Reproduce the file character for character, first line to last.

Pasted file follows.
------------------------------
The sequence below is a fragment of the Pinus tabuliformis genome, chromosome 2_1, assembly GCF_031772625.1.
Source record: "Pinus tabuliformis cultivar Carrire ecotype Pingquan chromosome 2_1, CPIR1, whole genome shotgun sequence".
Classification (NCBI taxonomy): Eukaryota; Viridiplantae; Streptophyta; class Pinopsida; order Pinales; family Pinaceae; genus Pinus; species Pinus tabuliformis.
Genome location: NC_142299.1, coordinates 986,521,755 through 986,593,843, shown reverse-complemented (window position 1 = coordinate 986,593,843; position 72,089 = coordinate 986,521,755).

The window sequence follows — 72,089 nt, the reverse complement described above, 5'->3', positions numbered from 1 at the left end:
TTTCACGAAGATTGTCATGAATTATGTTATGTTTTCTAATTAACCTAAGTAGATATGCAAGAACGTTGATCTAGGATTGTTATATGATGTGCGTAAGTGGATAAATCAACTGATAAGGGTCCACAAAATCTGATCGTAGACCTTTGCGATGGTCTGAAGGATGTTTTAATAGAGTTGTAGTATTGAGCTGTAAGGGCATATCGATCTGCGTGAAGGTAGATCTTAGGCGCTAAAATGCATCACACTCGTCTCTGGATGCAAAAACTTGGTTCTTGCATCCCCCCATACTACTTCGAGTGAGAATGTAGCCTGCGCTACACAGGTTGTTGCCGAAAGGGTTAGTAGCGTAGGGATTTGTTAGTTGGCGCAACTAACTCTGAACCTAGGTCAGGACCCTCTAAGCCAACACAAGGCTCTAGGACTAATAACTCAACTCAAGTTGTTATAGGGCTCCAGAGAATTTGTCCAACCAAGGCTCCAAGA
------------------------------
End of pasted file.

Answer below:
The sequence below is a fragment of the Pinus tabuliformis genome, chromosome 2_1, assembly GCF_031772625.1.
Source record: "Pinus tabuliformis cultivar Carrire ecotype Pingquan chromosome 2_1, CPIR1, whole genome shotgun sequence".
Classification (NCBI taxonomy): Eukaryota; Viridiplantae; Streptophyta; class Pinopsida; order Pinales; family Pinaceae; genus Pinus; species Pinus tabuliformis.
Genome location: NC_142299.1, coordinates 986,521,755 through 986,593,843, shown reverse-complemented (window position 1 = coordinate 986,593,843; position 72,089 = coordinate 986,521,755).

The window sequence follows — 72,089 nt, the reverse complement described above, 5'->3', positions numbered from 1 at the left end:
TTTCACGAAGATTGTCATGAATTATGTTATGTTTTCTAATTAACCTAAGTAGATATGCAAGAACGTTGATCTAGGATTGTTATATGATGTGCGTAAGTGGATAAATCAACTGATAAGGGTCCACAAAATCTGATCGTAGACCTTTGCGATGGTCTGAAGGATGTTTTAATAGAGTTGTAGTATTGAGCTGTAAGGGCATATCGATCTGCGTGAAGGTAGATCTTAGGCGCTAAAATGCATCACACTCGTCTCTGGATGCAAAAACTTGGTTCTTGCATCCCCCCATACTACTTCGAGTGAGAATGTAGCCTGCGCTACACAGGTTGTTGCCGAAAGGGTTAGTAGCGTAGGGATTTGTTAGTTGGCGCAACTAACTCTGAACCTAGGTCAGGACCCTCTAAGCCAACACAAGGCTCTAGGACTAATAACTCAACTCAAGTTGTTATAGGGCTCCAGAGAATTTGTCCAACCAAGGCTCCAAGA